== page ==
Last month the reputation of the Johor Baru Central Municipal Council (MPJBT) took a beating when a video surfaced on Facebook showing enforcement staff bludgeoning stray dogs to death.
Under fire, MPJBT called a halt to ongoing operations to round up stray dogs and promised to come up with a more humane approach to tackle the issue of stray dogs.
A little more than a month later, the council announced its solution - private dog catchers who will put the dogs down with lethal injection.
The private dog catching company would charge the council RM100 per animal. All strays will be photographed and documented before the company makes a claim with the council
Read about it here
The decision however did little to redeem MPJBT's reputation among animal lovers. Within minutes of the article being posted on Facebook, netizens reacted with outrage.
Many expressed disappointment with the government for not doing enough for animal welfare. Most Malaysians also felt that the huge amount of money being spent to upkeep the Panda duo from China could be channelled to rehabilitate and help stray animals instead.
Some Facebook users said the money paid to the dog catchers, could be used to set up a shelter for the strays.
" If they can spend RM100 per dog, they can take the strays off the streets instead of killing them," said a Facebook user, expressing frustration at the lack of empathy towards stray animals.
Open to abuse
Many netizens also expressed their misgivings, citing cases where private dog catchers viciously hunted down strays and even pets to earn more money.
Previously in Kuala Lumpur and other states, there have been cases where people who were taking their dogs out for a walk, had their pets snatched from them because they could not produce the dog's licence on the spot.
There have also been cases of these private dog catchers climbing into people's compound to snatch dogs, even caged ones.
Will they stick to the lethal injection?
As stressed by MPJBT, the lethal injections are expensive, and the strays many, thanks to irresponsible owners who dump their pets and the reluctance of local councils to engage with NGOs to initiate TNRM (Trap-Neuter-Release-Manage) programmes - proven to be one of the most effective and humane solutions to control the stray population.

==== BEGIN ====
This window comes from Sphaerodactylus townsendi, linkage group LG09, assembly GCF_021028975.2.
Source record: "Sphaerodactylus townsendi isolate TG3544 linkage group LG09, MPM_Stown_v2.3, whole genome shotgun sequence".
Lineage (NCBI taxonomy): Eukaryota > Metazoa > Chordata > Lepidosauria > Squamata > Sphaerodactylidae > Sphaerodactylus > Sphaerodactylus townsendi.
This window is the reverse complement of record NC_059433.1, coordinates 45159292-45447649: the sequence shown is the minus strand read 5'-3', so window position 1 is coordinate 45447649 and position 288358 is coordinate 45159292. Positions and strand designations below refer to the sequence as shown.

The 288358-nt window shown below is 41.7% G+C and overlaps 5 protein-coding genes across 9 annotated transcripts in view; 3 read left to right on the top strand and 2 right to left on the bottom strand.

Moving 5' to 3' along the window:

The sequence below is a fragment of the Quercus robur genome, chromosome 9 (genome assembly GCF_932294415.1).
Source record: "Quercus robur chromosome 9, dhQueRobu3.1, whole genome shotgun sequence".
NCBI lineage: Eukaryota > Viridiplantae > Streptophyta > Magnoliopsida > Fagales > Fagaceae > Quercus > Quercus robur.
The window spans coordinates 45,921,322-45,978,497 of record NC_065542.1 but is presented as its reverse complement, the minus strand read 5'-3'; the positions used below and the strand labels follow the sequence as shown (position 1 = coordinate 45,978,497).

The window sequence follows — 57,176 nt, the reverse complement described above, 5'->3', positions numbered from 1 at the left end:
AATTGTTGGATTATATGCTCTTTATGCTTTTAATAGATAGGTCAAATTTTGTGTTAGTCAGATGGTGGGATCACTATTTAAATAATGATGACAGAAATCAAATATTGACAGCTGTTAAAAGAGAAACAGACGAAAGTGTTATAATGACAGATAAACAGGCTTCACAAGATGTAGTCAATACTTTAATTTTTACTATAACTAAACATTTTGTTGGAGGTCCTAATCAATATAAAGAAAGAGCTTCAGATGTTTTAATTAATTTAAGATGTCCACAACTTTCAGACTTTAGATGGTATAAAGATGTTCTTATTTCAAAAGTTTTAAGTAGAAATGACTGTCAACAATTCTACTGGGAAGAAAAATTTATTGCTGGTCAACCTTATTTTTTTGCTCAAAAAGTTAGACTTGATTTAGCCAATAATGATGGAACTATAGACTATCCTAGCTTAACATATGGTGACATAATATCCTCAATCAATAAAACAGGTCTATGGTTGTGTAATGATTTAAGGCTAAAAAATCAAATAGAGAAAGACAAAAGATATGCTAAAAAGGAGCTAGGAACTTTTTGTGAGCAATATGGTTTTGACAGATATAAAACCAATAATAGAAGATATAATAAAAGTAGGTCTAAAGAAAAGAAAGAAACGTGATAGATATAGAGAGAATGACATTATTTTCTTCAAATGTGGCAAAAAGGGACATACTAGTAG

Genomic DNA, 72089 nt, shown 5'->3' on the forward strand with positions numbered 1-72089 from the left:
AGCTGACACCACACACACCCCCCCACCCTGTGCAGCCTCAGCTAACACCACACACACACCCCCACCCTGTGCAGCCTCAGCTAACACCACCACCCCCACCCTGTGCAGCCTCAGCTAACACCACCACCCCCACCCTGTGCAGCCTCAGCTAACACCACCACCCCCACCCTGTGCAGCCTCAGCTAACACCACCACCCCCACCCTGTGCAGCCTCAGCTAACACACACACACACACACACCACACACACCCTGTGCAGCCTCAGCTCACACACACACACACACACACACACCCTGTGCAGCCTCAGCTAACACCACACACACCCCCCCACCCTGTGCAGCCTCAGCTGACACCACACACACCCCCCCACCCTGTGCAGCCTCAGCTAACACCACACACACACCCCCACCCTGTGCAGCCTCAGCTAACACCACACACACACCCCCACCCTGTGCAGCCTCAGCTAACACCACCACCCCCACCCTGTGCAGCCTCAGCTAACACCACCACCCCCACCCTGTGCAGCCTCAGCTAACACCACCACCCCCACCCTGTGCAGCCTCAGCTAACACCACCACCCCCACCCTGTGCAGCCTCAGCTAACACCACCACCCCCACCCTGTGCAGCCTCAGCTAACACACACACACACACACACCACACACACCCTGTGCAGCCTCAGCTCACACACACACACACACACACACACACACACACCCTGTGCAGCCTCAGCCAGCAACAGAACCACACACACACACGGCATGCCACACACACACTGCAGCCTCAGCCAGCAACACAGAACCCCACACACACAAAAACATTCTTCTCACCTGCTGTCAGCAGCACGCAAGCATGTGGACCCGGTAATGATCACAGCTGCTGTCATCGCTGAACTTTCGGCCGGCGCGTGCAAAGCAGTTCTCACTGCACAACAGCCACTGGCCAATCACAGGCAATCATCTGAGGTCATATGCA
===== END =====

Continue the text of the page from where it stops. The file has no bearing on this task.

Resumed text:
As such, will a profit-driven private company, the private dog catchers in this case, stick to the "expensive" lethal injections in putting down the strays or will they at some point resort to "cheaper" methods to maximise profit.
Their brief from MPJBT is to put down the dogs with lethal injection, but does the council have in place a monitoring system to ensure that the dog catchers are sticking to this method? Besides the documentation that they have to submit to make a claim.
Also the lethal injection can only be administered by a vet, and not a layman. Does the private dog catching company hired by the council have a vet in their employ to do this?
Not the solution
Private dog catchers are not the solution in tackling the issue of stray dogs. They are not pest control companies like Rentokil and the strays are not pesky pests or household bugs to be exterminated at will.
Dogs are highly intelligent and sensitive companion animals, we don't call them man's best friend for nothing do we? There needs to be a more well thought out approach to deal with dogs who end up as strays.
Also the stray problem is man-made, the continued dumping of these companion animals and the refusal to spay and neuter has led to a huge number of stray dogs.
What the council needs to do is to engage with animal welfare NGOs and shelter owners to deal with the stray issue. These folks have many ideas on how to tackle the problem, but there is only so much they can do on their own, plus funding is always scarce.
If MPJBT can fork out RM100 per-dog, why not engage with the animal welfare NGOs and put that money to good use.